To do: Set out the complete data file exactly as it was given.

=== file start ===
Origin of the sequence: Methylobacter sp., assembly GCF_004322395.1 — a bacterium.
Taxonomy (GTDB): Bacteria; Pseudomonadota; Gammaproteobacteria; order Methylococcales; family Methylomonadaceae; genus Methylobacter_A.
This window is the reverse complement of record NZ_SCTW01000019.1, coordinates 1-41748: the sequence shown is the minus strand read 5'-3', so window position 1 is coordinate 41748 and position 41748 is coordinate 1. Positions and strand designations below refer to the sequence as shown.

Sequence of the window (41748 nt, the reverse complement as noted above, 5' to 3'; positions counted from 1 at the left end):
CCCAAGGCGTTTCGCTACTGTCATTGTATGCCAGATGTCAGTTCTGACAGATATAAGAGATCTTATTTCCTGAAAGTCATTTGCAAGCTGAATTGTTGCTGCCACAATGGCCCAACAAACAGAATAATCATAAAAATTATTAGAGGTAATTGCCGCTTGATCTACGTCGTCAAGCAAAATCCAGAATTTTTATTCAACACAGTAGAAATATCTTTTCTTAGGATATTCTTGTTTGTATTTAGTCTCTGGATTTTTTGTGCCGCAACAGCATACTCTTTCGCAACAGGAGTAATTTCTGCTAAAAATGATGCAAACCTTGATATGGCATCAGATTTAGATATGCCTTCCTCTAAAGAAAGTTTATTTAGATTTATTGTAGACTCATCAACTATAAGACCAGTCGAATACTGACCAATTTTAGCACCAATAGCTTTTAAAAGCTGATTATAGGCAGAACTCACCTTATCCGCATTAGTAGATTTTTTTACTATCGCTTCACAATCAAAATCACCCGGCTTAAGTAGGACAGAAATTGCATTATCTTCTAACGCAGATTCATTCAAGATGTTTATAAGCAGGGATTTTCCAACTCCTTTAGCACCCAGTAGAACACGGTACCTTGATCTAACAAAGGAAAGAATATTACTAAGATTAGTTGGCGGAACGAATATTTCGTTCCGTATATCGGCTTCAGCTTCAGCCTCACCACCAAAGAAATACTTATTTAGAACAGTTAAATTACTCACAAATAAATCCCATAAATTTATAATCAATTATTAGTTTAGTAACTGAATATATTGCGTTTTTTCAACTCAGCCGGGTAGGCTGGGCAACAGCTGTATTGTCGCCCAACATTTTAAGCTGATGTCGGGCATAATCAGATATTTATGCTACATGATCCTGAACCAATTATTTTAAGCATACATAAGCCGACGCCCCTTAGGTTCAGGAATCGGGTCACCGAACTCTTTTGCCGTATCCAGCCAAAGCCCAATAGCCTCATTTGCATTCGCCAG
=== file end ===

Origin of the sequence: Methylobacter sp., assembly GCF_004322395.1 — a bacterium.
Taxonomy (GTDB): Bacteria; Pseudomonadota; Gammaproteobacteria; order Methylococcales; family Methylomonadaceae; genus Methylobacter_A.
This window is the reverse complement of record NZ_SCTW01000019.1, coordinates 1-41748: the sequence shown is the minus strand read 5'-3', so window position 1 is coordinate 41748 and position 41748 is coordinate 1. Positions and strand designations below refer to the sequence as shown.

Sequence of the window (41748 nt, the reverse complement as noted above, 5' to 3'; positions counted from 1 at the left end):
CCCAAGGCGTTTCGCTACTGTCATTGTATGCCAGATGTCAGTTCTGACAGATATAAGAGATCTTATTTCCTGAAAGTCATTTGCAAGCTGAATTGTTGCTGCCACAATGGCCCAACAAACAGAATAATCATAAAAATTATTAGAGGTAATTGCCGCTTGATCTACGTCGTCAAGCAAAATCCAGAATTTTTATTCAACACAGTAGAAATATCTTTTCTTAGGATATTCTTGTTTGTATTTAGTCTCTGGATTTTTTGTGCCGCAACAGCATACTCTTTCGCAACAGGAGTAATTTCTGCTAAAAATGATGCAAACCTTGATATGGCATCAGATTTAGATATGCCTTCCTCTAAAGAAAGTTTATTTAGATTTATTGTAGACTCATCAACTATAAGACCAGTCGAATACTGACCAATTTTAGCACCAATAGCTTTTAAAAGCTGATTATAGGCAGAACTCACCTTATCCGCATTAGTAGATTTTTTTACTATCGCTTCACAATCAAAATCACCCGGCTTAAGTAGGACAGAAATTGCATTATCTTCTAACGCAGATTCATTCAAGATGTTTATAAGCAGGGATTTTCCAACTCCTTTAGCACCCAGTAGAACACGGTACCTTGATCTAACAAAGGAAAGAATATTACTAAGATTAGTTGGCGGAACGAATATTTCGTTCCGTATATCGGCTTCAGCTTCAGCCTCACCACCAAAGAAATACTTATTTAGAACAGTTAAATTACTCACAAATAAATCCCATAAATTTATAATCAATTATTAGTTTAGTAACTGAATATATTGCGTTTTTTCAACTCAGCCGGGTAGGCTGGGCAACAGCTGTATTGTCGCCCAACATTTTAAGCTGATGTCGGGCATAATCAGATATTTATGCTACATGATCCTGAACCAATTATTTTAAGCATACATAAGCCGACGCCCCTTAGGTTCAGGAATCGGGTCACCGAACTCTTTTGCCGTATCCAGCCAAAGCCCAATAGCCTCATTTGCATTCGCCAG